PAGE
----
26. This is exactly what you get from Trump giving away $54 billion of our money to airlines with no string attached and zero accountability. The big Steal.

  27. Oh @Amy… the issue isn’t what Trump did two years ago. The issue is what the present administration is doing about it now.

    Short answer is, nothing.

  28. Yeah @ Magnifico…the guy who couldn’t figure out how to turn a profit running casinos (literally the easiest business model ever!) knew what he was doing in other even more complicated matters?

    Please…the only place he never failed was in Vietnam…because he was too scared to go!

    The airlines did get that money form the Trump administration. I know facts are hard…but try looking it up someplace OTHER than Fake Fox News.

    As for the airlines…they’re no angels here either.

    They over scheduled…laid off workers when they shouldn’t have (looking at you Delta and your 31% reduction) and there’s a pilot shortage everywhere (which they also saw coming).

    And, it’s even worse internationally. Things will settle down in Sept. but till then…?

  29. You poor thang @wb… Amazing how with just a few sentences I can elicit such a frothing, bed-wetting, diatribe from you. Almost scary to have this much power.

    So you’re saying, between the sobs, that the present administration is so incompetent they can’t do anything to address the present airport misery because Trump two years ago.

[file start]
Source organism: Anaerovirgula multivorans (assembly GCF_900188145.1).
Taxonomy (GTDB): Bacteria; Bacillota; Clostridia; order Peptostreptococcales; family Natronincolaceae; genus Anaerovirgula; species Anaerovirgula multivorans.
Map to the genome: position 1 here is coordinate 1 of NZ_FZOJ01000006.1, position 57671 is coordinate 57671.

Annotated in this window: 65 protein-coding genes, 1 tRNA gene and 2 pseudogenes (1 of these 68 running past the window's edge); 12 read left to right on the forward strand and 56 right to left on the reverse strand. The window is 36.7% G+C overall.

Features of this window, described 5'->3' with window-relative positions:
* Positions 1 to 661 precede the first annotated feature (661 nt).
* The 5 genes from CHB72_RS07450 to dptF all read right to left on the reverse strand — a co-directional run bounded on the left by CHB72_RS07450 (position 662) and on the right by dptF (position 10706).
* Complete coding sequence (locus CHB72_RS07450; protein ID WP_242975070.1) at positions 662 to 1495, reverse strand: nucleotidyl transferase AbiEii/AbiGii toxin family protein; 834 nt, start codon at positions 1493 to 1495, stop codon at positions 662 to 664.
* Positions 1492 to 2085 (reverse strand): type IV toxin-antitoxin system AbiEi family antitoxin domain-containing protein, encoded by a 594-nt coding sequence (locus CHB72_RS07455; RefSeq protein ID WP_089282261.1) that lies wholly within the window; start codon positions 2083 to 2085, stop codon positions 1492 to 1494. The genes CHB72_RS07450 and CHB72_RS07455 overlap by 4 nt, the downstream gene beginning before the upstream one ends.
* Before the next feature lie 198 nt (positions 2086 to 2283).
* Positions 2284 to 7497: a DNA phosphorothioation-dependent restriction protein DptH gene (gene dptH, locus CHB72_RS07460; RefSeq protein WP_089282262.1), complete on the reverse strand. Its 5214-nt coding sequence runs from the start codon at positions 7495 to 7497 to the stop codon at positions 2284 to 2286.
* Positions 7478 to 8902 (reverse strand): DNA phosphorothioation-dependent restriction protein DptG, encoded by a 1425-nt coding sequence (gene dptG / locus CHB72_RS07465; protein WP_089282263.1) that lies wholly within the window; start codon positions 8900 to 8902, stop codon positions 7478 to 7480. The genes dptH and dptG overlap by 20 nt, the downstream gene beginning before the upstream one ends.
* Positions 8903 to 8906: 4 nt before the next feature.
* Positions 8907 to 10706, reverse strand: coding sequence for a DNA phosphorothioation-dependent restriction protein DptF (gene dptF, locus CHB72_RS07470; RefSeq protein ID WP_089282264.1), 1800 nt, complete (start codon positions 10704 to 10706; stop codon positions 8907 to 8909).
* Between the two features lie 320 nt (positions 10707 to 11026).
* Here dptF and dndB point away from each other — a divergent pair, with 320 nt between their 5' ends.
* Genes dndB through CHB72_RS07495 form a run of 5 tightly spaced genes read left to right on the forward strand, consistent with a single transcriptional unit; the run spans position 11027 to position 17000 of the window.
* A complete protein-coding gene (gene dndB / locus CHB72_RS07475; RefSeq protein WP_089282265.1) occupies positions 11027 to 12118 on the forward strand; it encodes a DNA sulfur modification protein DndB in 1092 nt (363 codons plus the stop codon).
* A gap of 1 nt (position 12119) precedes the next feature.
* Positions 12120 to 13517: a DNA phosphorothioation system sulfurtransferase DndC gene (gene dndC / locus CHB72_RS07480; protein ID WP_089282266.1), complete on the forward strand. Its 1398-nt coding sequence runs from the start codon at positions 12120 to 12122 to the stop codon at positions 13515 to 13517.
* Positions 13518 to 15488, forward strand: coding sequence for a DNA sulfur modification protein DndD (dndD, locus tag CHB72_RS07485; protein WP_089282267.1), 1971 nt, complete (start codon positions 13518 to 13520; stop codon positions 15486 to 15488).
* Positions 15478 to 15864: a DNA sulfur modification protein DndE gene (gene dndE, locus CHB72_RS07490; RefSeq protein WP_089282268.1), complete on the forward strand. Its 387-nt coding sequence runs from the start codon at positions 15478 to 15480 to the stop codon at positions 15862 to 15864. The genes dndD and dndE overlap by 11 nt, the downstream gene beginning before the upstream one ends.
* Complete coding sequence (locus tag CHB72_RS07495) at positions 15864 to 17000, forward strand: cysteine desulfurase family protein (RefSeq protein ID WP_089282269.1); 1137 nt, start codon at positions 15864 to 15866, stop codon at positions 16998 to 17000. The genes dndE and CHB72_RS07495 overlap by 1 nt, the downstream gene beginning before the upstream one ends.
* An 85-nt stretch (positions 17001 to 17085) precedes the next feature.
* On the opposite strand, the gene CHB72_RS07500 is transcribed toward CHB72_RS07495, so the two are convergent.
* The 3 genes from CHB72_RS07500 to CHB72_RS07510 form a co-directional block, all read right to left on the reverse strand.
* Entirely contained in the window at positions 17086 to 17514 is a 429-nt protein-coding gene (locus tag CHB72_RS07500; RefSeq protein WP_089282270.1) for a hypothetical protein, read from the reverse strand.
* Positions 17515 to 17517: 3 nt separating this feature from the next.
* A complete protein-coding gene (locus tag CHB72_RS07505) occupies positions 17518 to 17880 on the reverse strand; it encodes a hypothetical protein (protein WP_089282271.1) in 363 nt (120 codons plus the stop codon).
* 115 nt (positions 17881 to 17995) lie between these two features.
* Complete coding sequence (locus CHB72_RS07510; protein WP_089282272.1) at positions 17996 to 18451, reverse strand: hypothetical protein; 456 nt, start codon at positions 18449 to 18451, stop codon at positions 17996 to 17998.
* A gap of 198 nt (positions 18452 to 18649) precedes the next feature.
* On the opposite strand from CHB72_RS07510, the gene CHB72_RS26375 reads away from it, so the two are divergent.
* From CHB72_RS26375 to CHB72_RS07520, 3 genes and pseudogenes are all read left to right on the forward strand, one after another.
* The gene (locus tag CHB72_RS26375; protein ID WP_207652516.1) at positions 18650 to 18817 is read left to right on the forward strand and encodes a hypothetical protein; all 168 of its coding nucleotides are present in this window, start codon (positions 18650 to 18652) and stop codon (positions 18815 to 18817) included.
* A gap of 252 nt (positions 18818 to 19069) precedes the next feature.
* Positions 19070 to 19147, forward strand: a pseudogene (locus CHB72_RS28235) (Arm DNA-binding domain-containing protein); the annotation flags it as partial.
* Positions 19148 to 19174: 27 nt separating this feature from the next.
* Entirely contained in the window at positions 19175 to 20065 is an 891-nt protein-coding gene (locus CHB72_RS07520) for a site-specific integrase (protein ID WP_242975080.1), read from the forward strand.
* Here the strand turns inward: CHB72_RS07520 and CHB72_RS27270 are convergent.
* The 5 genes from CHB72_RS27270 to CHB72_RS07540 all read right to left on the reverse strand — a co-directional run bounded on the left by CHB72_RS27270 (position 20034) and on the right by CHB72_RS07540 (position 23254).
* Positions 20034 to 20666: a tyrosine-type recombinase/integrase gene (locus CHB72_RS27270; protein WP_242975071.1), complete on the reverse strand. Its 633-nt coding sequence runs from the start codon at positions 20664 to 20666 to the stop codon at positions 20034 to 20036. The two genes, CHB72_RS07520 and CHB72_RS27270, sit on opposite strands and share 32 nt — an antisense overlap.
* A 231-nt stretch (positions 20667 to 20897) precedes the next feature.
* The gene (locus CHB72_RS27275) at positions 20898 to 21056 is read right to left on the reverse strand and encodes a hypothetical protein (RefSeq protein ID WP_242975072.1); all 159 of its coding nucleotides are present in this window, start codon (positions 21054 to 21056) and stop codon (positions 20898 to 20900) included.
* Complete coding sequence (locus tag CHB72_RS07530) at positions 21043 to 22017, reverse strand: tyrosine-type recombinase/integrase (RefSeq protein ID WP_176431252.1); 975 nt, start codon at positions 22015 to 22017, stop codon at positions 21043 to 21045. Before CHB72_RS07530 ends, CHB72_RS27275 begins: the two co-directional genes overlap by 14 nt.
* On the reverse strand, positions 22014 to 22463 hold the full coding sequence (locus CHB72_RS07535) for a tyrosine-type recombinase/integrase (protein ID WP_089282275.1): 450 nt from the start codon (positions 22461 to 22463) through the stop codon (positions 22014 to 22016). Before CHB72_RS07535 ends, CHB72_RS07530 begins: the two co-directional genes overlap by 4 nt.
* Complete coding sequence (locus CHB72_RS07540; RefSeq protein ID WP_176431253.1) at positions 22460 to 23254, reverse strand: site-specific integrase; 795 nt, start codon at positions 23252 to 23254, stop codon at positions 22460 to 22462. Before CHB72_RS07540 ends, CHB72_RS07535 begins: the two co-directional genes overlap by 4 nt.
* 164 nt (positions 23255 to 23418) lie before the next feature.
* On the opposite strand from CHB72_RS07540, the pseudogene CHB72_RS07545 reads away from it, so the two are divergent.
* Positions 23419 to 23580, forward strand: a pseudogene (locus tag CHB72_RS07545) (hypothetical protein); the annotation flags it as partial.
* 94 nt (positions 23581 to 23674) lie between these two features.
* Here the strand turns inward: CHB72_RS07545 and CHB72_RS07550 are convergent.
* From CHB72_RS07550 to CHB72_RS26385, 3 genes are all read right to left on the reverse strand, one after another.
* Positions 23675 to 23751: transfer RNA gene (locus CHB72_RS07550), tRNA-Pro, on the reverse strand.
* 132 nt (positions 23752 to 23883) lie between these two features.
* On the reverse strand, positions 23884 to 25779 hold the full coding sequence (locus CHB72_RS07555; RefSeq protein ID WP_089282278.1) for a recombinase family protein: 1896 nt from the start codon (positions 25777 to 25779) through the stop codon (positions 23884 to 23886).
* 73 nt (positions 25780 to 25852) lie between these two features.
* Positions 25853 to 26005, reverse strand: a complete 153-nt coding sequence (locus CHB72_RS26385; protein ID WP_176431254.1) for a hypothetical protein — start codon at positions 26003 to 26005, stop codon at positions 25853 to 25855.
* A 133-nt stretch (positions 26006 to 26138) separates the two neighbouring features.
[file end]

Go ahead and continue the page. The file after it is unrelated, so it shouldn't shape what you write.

Got it…

  30. Ha ha…@Magnifico…with a name like that…only confirms the tool you are! Why is it you Trumpers are always obsessed with “power”. Oh well, I guess when you have none…

    BTW…blame…isn’t that what Trump, the guy who acts like a massively overweight five year old, did when he complained he couldn’t fight Covid because…AND I QUOTE…”the cupboards were bare…Obama left us nothing”. Only problem was Obama left those imaginary cupboards 3 years before!

    And actually….what I AM saying is that the present issues the industry is facing is largely due to its own shortsightedness. They’ll figure it out…and you, of course, are free to take the bus!

  31. Works every time lol…

    Blame, dear @wb, is what you’re doing now. No wonder you love hapless Joe.

    Please note, far fewer people died from the Wuhan Flu under Biden than under Trump. Those pesky facts ruining your narrative yet again!

    Anyway, as noted above, I still enjoy flying nearly every week. Maybe it’s the lounge privileges. Save your nickels and someday you can enjoy a lounge too!

    Try not to soil yourself when responding this time…

  32. @ Magnifico:

    Ha ha…you do manage to live up to the tool thing on the reg don’t ya?

    Trust me my little cockroach…I was hanging out in the airport lounge when it was actually exclusive. Ya know…back when you were still a stain in your fathers underwear.

    BTW…here’s YOUR quote: “Please note, far fewer people died from the Wuhan Flu under Biden than under Trump.”

    Way to make your point…so it was a good thing that more people died while Trump was President? Not so magnifico…Magnifico!

  33. You’re right… Biden has killed far more people than ever died from Whuan under Trump. That all ya got?